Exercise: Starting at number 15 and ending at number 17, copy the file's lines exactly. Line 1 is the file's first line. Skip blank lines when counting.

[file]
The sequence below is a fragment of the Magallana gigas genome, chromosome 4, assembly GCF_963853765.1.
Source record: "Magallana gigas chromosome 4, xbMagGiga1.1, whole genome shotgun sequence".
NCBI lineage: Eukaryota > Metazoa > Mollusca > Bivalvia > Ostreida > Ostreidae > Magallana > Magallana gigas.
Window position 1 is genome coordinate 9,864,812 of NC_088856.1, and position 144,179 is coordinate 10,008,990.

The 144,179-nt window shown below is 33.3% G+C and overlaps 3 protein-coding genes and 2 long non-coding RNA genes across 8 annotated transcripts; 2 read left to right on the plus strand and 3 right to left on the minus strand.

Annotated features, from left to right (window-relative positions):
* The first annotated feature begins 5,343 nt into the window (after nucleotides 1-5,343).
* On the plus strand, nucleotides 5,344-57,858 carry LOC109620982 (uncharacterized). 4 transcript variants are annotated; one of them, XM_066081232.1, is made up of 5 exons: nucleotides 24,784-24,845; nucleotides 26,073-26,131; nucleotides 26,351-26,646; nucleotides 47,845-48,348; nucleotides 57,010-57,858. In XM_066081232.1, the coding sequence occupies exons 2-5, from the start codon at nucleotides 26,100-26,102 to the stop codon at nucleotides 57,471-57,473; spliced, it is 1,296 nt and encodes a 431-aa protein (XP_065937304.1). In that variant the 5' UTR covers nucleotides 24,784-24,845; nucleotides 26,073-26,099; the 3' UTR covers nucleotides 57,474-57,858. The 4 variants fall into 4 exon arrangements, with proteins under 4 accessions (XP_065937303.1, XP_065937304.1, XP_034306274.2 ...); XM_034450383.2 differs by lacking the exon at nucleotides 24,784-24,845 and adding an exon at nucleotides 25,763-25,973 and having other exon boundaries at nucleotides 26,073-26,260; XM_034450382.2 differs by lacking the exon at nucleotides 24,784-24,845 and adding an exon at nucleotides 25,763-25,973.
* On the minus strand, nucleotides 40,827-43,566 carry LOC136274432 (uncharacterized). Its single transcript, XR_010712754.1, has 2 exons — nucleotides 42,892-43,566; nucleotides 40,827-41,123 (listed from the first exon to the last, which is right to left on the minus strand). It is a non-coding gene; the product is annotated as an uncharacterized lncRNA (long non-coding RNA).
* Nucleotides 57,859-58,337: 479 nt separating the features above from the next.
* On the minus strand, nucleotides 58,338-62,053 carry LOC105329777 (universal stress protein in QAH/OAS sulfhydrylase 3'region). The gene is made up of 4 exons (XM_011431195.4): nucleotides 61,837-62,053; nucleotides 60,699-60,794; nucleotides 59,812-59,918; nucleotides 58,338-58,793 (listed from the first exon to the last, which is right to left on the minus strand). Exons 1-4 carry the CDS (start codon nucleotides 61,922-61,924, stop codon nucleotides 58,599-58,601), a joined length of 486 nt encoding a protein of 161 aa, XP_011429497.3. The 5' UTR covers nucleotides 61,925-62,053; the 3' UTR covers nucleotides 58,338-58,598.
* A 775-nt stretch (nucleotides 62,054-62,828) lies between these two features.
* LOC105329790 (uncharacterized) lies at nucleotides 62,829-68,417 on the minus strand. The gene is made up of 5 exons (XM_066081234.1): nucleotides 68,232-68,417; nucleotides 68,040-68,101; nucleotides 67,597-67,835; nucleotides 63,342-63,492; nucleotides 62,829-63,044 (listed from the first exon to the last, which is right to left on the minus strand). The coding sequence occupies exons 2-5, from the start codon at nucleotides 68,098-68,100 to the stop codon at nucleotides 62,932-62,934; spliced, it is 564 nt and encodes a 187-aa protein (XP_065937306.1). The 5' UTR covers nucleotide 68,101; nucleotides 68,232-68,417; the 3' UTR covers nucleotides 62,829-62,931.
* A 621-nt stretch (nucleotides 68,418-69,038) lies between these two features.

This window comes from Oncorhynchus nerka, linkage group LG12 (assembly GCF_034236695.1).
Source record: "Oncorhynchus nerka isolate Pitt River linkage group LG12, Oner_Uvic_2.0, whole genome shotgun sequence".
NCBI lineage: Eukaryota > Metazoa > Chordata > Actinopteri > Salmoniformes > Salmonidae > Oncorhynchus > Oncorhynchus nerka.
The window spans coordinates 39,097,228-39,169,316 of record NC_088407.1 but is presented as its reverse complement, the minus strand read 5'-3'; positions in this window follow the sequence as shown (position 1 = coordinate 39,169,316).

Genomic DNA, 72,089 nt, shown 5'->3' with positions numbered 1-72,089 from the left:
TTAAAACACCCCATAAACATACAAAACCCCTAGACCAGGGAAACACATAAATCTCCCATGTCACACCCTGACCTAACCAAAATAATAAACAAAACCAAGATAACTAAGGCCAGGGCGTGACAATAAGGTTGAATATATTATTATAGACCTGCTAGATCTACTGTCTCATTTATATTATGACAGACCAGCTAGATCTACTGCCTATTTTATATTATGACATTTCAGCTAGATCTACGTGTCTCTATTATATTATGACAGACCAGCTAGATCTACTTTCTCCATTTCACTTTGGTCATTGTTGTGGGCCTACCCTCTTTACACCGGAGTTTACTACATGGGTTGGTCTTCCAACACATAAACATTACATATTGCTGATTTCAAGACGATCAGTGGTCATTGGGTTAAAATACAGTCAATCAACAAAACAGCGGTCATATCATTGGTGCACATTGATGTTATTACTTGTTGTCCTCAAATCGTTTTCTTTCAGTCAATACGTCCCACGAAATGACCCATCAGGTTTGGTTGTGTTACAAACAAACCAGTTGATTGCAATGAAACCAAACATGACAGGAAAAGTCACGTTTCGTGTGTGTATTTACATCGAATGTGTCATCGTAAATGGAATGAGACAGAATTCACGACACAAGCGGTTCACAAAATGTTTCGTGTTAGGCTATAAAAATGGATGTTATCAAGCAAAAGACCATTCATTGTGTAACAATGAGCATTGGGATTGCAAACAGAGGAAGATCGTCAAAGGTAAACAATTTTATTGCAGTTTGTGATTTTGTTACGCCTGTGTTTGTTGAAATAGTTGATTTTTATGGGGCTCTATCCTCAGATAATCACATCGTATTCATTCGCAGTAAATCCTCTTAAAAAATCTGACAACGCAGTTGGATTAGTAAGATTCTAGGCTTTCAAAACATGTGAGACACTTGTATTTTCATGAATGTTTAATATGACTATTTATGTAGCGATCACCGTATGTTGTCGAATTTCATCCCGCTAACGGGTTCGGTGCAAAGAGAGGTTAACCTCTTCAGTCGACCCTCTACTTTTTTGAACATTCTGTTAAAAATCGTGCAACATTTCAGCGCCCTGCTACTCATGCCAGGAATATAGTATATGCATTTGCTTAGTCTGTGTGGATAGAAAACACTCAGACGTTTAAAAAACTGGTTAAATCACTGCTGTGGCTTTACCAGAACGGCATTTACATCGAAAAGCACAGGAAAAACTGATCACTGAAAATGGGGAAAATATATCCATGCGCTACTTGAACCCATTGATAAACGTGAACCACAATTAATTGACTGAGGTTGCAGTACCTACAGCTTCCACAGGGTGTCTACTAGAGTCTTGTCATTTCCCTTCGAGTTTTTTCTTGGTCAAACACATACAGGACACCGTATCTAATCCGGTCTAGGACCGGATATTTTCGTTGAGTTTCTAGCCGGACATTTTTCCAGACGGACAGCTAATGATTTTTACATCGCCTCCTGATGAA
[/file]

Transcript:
This window comes from Oncorhynchus nerka, linkage group LG12 (assembly GCF_034236695.1).
Source record: "Oncorhynchus nerka isolate Pitt River linkage group LG12, Oner_Uvic_2.0, whole genome shotgun sequence".
NCBI lineage: Eukaryota > Metazoa > Chordata > Actinopteri > Salmoniformes > Salmonidae > Oncorhynchus > Oncorhynchus nerka.